Camp Mad Anthony Wayne is a rustic park that's a popular spot for weddings, family reunions, church groups and other get-togethers.
Located on Spring Valley Drive just 20 minutes or so from downtown Huntington, the park's historic lodge and cabins are perched on an 80-acre wooded hillside that's just down the road from the Huntington VA Medical Center.
The park is named for General Anthony Wayne, a Revolutionary War hero who later defeated the Native American tribes at the 1794 Battle of Fallen Timbers. The general acquired his less-than-flattering nickname of "Mad Anthony" due to his daring ways and hot-headed temper. Wayne County, where the park is located, is also named for him.
"Camp Mad Anthony Wayne is a great get-away spot that's not far from town," said Kevin Brady, executive director of the Greater Huntington Park & Recreation District, which owns and operates it.
"We probably do more weddings than anything else," Brady said. "All in all, we're booked for somewhere between 35 and 40 weekends each year. We have some families that have been coming back to the park on the same weekend each year for about as long as anybody can remember. And we have church groups that have been coming for years."
The two-story lodge can be booked for daily use or overnight stays. It's equipped with tables and chairs for 72 people, a kitchen with commercial-grade appliances, 28 beds and restrooms with shower facilities. The park grounds have a playground, picnic tables, hiking trails and an open campfire circle.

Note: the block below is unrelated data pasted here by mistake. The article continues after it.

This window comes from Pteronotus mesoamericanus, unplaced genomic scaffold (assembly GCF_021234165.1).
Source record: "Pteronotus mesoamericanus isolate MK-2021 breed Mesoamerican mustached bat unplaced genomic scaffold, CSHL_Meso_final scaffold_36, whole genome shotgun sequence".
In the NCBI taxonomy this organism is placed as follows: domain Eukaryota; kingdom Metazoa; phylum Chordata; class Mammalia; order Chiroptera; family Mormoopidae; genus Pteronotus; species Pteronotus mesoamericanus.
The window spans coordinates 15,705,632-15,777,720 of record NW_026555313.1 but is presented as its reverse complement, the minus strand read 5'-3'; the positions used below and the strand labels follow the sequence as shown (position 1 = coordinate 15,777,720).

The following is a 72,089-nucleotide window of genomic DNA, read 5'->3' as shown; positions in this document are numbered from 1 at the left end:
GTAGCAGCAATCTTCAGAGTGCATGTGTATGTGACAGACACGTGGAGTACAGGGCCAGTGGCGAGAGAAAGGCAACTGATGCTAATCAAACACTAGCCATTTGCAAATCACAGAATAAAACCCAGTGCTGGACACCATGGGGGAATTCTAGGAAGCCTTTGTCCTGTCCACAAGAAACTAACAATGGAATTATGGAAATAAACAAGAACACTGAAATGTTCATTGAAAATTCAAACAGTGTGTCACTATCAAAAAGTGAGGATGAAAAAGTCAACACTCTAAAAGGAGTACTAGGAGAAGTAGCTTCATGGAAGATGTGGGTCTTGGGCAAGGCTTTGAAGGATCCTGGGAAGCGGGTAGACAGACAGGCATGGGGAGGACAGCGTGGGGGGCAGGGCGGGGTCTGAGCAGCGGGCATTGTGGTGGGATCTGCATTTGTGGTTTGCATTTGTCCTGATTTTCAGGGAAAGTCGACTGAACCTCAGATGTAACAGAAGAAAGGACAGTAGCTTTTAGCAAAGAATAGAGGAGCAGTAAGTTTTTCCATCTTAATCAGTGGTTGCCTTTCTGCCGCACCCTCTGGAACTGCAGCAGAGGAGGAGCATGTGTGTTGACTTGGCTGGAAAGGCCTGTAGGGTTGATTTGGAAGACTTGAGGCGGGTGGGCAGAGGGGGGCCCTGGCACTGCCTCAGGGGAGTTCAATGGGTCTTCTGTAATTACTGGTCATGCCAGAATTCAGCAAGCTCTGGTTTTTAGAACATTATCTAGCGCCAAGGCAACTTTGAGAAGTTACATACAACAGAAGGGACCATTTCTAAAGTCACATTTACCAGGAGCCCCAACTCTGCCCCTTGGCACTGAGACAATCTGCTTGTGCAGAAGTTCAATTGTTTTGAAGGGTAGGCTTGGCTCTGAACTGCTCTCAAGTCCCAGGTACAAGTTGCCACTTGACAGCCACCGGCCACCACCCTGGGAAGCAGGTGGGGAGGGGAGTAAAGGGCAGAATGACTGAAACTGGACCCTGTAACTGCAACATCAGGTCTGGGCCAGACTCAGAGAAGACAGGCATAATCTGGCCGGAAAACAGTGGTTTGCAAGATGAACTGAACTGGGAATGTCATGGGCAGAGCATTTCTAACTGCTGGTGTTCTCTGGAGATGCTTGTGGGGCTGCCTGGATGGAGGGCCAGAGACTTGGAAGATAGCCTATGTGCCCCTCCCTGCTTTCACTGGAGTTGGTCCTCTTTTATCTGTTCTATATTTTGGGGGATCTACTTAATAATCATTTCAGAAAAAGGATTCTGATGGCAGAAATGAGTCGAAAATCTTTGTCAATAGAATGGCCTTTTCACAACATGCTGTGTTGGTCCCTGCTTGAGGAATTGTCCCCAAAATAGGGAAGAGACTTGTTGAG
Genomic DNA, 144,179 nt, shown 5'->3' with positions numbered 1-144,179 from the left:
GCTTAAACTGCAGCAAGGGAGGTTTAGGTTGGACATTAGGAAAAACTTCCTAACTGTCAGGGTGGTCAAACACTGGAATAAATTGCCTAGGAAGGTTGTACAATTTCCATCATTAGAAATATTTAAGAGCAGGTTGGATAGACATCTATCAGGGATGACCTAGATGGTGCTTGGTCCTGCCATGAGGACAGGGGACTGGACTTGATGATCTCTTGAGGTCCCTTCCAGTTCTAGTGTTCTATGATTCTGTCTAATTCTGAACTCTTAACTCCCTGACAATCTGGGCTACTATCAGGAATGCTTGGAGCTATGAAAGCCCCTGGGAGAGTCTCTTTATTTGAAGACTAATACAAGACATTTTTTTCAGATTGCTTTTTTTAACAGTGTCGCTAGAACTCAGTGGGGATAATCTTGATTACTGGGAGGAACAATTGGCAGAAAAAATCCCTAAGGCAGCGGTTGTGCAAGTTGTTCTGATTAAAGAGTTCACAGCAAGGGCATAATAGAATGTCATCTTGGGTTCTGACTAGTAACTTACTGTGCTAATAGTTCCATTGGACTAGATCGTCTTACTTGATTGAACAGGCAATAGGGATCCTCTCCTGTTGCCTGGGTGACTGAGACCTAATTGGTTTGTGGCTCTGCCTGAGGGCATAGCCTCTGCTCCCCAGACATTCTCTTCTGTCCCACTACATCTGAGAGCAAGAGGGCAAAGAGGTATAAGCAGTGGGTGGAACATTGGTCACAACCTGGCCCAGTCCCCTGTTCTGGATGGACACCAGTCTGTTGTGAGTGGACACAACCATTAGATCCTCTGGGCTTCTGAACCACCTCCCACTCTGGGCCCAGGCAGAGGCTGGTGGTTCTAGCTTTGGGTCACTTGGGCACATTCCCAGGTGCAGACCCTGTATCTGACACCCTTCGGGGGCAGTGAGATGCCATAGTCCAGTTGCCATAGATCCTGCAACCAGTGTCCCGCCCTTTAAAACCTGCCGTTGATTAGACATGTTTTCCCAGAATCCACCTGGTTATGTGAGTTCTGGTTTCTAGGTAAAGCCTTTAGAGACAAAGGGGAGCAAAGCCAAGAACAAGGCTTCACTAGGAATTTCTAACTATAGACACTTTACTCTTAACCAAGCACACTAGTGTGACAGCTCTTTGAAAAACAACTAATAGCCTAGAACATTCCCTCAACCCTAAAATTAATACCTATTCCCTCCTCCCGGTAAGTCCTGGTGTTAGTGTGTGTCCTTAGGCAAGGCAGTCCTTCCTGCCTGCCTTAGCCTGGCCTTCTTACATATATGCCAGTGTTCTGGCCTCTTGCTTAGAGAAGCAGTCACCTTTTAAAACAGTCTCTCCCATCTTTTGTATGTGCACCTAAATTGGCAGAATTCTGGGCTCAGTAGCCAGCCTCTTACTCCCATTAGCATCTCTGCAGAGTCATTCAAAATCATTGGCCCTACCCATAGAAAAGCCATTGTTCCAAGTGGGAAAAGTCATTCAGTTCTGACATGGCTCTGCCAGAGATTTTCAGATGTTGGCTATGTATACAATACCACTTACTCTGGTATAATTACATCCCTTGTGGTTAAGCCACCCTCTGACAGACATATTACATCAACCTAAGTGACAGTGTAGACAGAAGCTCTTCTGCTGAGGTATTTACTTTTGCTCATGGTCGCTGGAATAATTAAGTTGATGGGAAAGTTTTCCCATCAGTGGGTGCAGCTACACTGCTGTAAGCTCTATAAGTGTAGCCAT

In 2003, the park district renovated four small stone cabins that were built in the 1940s and had been boarded up and unused for at least 20 years. Each cabin is designed for up to four people, with two bunk beds, shelves, tables and chairs that were constructed by park district employees.
The park was listed on the National Register of Historic Places in 2002.
"The park's story is an interesting chapter in local history," said Brady.
In 1921, the Huntington Rotary Club purchased the initial park site and turned it over to the Boy Scouts, which operated it as a summer camp for boys. In 1931, the family of Judge Thomas Harvey commissioned the construction of a lodge to be built at the camp in Harvey's memory. One of Huntington's best-known architectural partnerships, that of Wilbur A. Meanor & Edward J. Handloser, designed the lodge, which was completed and dedicated in 1932. Shortly afterwards, the Rotary Club made additional land purchases, expanding the park to its current size.
By 1939, financial problems brought on by the Great Depression rendered the Rotary Club no longer able to afford the camp's upkeep. So, the club sold it to the park district for the princely sum of $1,000, to be paid in three annual installments. In 1941, the park district constructed the recently renovated cabins.
In the future, Brady said he would like to see a picnic shelter constructed at the camp if funding can be found.